Friday, October 14, 2016

Further Rushmoor School Memories

As I've discussed elsewhere in earlier posts on this blog, my time at Rushmoor School was anything but happy. I can't understand my dear parents spent good money on sending me there. I can't really say I remember learning anything of any real use in my later life. Some really odd sporting events I recall, one called a Milling Contest. It's no good me attempting to describe this odd event, which was held annually and in the green corrugated iron gym. This 'sport' was vaguely boxing and you were thrown into the 'ring'and your opponent or opponents punched the living daylights out of you. Me, being a somewhat quiet and reserved individual, wasn't exactly ideal material for this type of thing, as you might imagine. I cannot to this day think what the point of this barbaric 'sport' was (in fact, I can't see what the point of a great many sports are, but I expect I'm in the minority regarding that.) You would end up punched senselessly and covered in black and blue bruises. How on earth you could allow you child to be subjected to this barbaric carry-on I cannot think. I think by today's standards you might class it as some sort of child abuse. I'm not sure how long this 'event' went on after I left Rushmoor, which is well over 50 years ago now. My memories of that gym at Rushmoor was of a really foul smell which greeted you whenever you entered, I think produced by having a cupboard full of ancient gym shoes, which smelt of sweaty feet and that horrible rubbery smell. Also, the gym was also used for carpentry lessons and as part of lessons we used glue which was heated in a pot on a gas ring. The smell of glue size pervaded the air. Later, in my time working in stage management with a wide variety of rep companies across the United Kingdom, that smell of glue size was again familiar as it was used in the workshops in the construction of flats which were used to build sets for the plays I was involved with.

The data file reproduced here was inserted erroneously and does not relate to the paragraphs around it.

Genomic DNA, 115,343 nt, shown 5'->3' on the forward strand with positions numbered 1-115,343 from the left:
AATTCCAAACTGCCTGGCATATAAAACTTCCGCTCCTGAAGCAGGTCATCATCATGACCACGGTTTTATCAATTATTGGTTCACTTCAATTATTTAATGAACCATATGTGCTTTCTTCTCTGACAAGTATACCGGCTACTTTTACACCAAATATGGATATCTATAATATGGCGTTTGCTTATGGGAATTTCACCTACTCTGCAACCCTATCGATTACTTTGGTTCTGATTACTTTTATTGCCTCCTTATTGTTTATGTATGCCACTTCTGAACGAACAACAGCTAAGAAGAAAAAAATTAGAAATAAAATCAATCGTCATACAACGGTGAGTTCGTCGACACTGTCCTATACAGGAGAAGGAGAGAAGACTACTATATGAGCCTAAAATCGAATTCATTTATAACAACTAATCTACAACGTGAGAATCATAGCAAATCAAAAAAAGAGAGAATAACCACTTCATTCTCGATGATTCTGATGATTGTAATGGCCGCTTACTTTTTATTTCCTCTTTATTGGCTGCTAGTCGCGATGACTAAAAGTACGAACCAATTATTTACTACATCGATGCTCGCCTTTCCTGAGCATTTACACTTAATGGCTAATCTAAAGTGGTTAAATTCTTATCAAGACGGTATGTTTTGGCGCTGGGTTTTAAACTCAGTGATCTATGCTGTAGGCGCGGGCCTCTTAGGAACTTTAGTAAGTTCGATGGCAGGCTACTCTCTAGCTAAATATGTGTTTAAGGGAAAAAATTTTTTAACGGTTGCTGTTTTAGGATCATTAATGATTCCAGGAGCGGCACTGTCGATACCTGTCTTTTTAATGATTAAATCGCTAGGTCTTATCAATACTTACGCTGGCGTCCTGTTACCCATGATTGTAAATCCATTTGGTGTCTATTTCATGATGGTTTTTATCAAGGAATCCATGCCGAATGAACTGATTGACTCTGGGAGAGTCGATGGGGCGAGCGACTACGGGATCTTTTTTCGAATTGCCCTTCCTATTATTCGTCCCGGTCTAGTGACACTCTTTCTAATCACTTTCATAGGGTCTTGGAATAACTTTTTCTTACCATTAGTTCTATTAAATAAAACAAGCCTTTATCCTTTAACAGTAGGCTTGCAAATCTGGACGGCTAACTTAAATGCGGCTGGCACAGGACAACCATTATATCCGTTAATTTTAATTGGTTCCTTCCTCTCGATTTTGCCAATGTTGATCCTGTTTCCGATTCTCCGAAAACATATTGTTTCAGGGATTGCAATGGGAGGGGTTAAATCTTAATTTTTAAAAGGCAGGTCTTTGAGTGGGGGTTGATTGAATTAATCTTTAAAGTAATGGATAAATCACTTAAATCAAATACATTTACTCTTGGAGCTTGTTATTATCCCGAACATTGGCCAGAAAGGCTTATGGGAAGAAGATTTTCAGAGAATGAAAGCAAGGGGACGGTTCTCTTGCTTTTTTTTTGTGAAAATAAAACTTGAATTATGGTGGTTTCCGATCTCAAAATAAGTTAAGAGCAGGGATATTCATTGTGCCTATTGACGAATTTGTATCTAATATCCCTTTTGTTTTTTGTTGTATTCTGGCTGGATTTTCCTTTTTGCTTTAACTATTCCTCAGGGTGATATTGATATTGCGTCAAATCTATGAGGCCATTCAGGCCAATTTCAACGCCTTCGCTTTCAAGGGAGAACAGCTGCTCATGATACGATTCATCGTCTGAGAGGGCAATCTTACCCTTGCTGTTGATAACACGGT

I recall being taken on walks when at Rushmoor. Usually in the afternoon and out into the country. Sometimes walking along Clapham Road and across the golf course. One clever individual managed to pick up lost golf balls and I think he sold them back to the golf club. A few years ago I stayed with someone I was at Rushmoor With and we spent some time talking about our time at school. He mentioned these walks we were taken on, and he made the comment, whether correct or not, I don't know, that we were taken out of the school on these occasions as it was a way of saving on heating, which sounds as if it might be true. As a child you don't think of this sort of thing, but as the school was run as a profit-making business I suppose it makes sense. So, what were our parents doing paying good money out for our education there? Surely a percentage of the fees must have gone towards heating the place.

A couple of reasonably good things I can say came out of my time at Rushmoor. I learned to swim. We went to the Modern School swimming baths in Clarendon Street once a week. Although I wasn't a particularly strong swimmer, I did manage to get my 'pass.' I think it was a couple of lengths of the pool. As my father owned boats, which he sailed on the Ouse at Cardington Mill, we weren't allowed on these boats until we were competent swimmers. Unfortunately, my confidence was completely lost when some little idiot decided to jump on top of me when I was in the pool and pushed my head under water. Not a very nice experience and it took some while before I regained my confidence. The second thing we did was have singing lessons, given by Mr. Eden, the music teacher. I think being able to sing properly is a great skill and helps with such things as voice production, being able to breathe properly when you sing is quite important. We were put forward to be entered for the annual Bedford Music Festival, which was held in the Corn Exchange, although I think at the last minute we withdrew for whatever reason I can't remember, come to think of it. I think I was in the school choir. You didn't have a choice as to whether you were or you weren't. There was an annual carol service at St Martin's church in Clapham Road and I think I was involved. I can't be sure exactly as it was at least fifty years ago. Mr Crutchley, one of the teachers, had a tape-recorder and recorded the service and I have an idea it was put on record and sold. We never had a decent record player so I never got a copy, which is a pity as I'd love to have heard it. As a result of Crutchley's tape recorder, which intrigued me, I became interested in sound recording, which later became quite a useful skill to have when I worked in stage management and often was a sound operator on some of the shows I was involved in. 
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